DIY With A Side of Perfection Disease

Disclaimer: The person who this gift is for has not been the cause for my anxiety or perfection disease other than the fact that I feel I owe her my best.  She even said “anything made in love is wonderful” or something to that nature way back when.  All thoughts are my own mind working against itself and it’s own disease to please.

A few months ago a dear friend of mine was explaining her struggle with her new place and I felt compelled to try and help by offering her some handiwork to make it feel more like her home…this is the saga.

 

I try to be a “fixer”.  I have learned along the way that I can’t and my friendships don’t need a “fixer” and sometimes just need a listener but I can still get swept up in trying to help when I know someone is struggling or in pain.  As I said, a dear friend had been struggling with her home environment and I offered to make one of those farmhouse, rustic signs for her new-ish apartment to hopefully create the feeling that she wanted.

I like to think of myself as relatively handy and crafty but as soon as the words were out of my mouth the second guessing already started.  Often when it comes to my handiwork I have an idea in mind but actually being able to bring it to fruition takes a few dozen trial and errors, and usually the Mr. for some back-up.  I had never made something like this and only had a vague understanding of what I was really trying to do.  This person is also gracious and understanding, had I gone to her and explained the predicament of not actually knowing what the hell I was doing I’m sure she would have let me out of our “deal” but this woman has meant so much to me and my family that I didn’t want to back out or let her down.

So thus I started:

I first cut the wood in July, then it was followed by the “aging” (AKA beating the snot out of it with various implements) and staining process.  Then I spray painted it the requested royal blue color, and then I froze.  I got to that point and realized that I didn’t have the skill to hand letter the wood with the paint.  I searched for fonts that I thought would fit for this person but couldn’t figure out a good way to make a stencil that would be big enough.  I tried to make my own stencil:

Then I used this stencil to paint:

And I was really disappointed in it.  I had come home with the stencil all excited because I thought I had free-handed something that wasn’t half bad but the paper I used to create the stencil combined with spray paint did not make something I was particularly proud of and I definitely didn’t feel comfortable giving as a gift.

I had been so excited and then I was so deflated.  I knew the person in question would never tell me she didn’t like something because she’s just that awesome but I knew in my heart of hearts that this wasn’t good enough, not for someone who gives so much to those around her.  So I went back to the drawing board.  I sanded the wood down to get rid of the lettering, gave it another quick dose of the blue spray paint and tried to figure out exactly how I was going to get the text on there.

The Mr. weighed in and recommended getting thicker paper (i.e. more like poster board) and trying to make the stencil again and suggested that maybe spray paint for the letters wasn’t the way to go.  I had a gazillion coupons to use at Joann’s so I thought I would at least peruse their stencils to see if there was something I could use.  I found a lettering font I liked but they were too small…should I cut the boards down again?  Should I try to find something else?  And ended up finding another stencil with the quote “you are braver than you believe and stronger than you seem” and decided that was perfect to add to this sign.  I could figure out how to arrange it and if not, just save the receipt and return them.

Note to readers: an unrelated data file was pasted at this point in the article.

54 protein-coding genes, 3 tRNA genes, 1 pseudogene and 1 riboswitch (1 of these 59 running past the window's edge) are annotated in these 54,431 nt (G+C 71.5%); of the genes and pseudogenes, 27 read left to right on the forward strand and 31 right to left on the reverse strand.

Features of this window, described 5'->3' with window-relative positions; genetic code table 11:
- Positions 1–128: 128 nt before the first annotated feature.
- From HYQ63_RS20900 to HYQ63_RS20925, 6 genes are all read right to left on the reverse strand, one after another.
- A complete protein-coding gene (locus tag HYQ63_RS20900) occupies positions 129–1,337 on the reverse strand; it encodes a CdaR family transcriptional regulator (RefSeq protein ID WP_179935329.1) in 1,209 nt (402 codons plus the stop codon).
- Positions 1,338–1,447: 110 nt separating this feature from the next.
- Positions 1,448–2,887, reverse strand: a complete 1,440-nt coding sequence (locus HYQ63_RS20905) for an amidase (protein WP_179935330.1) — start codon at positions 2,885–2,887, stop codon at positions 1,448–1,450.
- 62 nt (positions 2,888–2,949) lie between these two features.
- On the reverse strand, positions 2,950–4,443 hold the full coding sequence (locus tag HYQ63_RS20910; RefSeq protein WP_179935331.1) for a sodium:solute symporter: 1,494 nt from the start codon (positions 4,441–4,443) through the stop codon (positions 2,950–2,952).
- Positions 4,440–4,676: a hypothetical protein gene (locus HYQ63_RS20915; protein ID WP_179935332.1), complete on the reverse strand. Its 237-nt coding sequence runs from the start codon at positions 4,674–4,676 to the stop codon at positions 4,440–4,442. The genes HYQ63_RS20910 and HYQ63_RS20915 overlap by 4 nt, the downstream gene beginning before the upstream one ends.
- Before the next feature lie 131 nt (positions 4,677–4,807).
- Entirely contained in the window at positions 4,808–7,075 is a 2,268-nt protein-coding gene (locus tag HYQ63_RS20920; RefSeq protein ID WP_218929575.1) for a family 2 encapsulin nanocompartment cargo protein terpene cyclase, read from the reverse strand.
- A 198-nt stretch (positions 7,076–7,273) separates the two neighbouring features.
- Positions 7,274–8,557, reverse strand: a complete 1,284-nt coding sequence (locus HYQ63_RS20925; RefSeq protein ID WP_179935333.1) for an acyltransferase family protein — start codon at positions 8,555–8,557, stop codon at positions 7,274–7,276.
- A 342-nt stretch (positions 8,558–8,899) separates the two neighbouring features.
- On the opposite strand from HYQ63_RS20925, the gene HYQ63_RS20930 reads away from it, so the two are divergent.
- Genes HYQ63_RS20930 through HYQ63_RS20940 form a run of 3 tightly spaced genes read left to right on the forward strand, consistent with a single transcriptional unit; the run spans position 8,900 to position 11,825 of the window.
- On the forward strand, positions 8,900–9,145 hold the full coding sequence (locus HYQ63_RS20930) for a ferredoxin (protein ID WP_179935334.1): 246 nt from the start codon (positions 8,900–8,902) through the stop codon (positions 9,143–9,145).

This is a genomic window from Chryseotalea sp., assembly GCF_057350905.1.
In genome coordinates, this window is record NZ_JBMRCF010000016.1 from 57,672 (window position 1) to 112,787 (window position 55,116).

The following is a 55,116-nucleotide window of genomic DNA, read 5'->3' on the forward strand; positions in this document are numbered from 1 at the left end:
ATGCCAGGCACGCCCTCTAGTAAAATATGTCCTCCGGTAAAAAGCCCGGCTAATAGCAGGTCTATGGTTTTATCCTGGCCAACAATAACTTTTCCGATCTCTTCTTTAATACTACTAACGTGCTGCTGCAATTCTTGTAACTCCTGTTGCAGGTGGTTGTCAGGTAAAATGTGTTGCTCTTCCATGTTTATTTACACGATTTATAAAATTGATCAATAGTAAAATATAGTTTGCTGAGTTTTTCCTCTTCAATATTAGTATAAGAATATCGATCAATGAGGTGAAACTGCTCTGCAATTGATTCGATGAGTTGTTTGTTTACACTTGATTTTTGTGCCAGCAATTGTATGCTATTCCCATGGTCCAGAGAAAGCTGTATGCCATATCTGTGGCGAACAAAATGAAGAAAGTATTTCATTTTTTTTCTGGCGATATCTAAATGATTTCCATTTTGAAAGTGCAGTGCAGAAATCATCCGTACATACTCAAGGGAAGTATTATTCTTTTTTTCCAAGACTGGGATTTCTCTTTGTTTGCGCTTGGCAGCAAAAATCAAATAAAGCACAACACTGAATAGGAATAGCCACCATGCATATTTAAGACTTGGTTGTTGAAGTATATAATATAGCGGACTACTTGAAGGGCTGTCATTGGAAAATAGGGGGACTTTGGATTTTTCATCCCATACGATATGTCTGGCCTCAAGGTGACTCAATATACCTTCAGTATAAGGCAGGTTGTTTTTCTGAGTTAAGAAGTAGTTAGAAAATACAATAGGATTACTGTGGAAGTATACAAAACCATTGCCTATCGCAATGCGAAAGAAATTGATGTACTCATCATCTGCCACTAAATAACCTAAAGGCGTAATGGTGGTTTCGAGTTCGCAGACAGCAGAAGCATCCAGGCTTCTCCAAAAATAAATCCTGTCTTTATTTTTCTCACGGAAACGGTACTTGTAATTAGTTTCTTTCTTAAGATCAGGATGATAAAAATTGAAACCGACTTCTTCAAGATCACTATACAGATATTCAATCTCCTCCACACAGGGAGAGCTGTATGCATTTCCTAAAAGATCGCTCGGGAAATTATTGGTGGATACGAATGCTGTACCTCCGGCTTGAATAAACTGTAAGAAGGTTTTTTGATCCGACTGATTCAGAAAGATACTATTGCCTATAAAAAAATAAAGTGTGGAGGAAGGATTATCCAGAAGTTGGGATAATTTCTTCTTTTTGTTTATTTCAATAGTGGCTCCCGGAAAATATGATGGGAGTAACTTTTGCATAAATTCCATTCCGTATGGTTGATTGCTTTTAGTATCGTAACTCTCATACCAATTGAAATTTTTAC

I taped the stencils, having to do a couple of passes to make sure I got the letters dark enough to withstand sanding and when I pulled the stencils off, I still wasn’t sure I was thrilled with the product.  Partially because there was still bleed over, not sure why it wasn’t cooperating, I’ve stenciled in the past but I also didn’t have a 2.5 year old helper before; the munchkin wanted to help me in the worst way and I decided to let her for better or for worse.  Then I had to distress it a little with the sander before deciding whether I liked this version enough:

The more I look at this final product the more I love it, even with it’s imperfections.  I was letting the “perfect be the enemy of the good” and also letting my desire to do right by Kate set me into analysis paralysis.  This is why I started the process in July but didn’t actually finish it until October.  It doesn’t take 4 months to paint a sign but the anxiety and fear I had over the lettering for this sign kept me from getting it done in a timely fashion.

This was truly a labor of love and I know there are things that I could have done better, but I truly believe that sometimes it’s the messy parts and the imperfections that make something more precious.  Could I have made it a little neater or tried to get the stenciling perfectly aligned?  Of course I could have but it also wouldn’t seem as rustic or worn.  I sent the last picture to Kate and she replied with an enthusiastic “OMG. This is gorgeous – I sooooooo love it!!!!!” which justified my taking time to redo the first sign.  I’m glad I’ve undertaken this project….I’m sorry it took so long, but like anything, I’ve gotten over the first one and when it comes to wood, you can always sand it down and start again!

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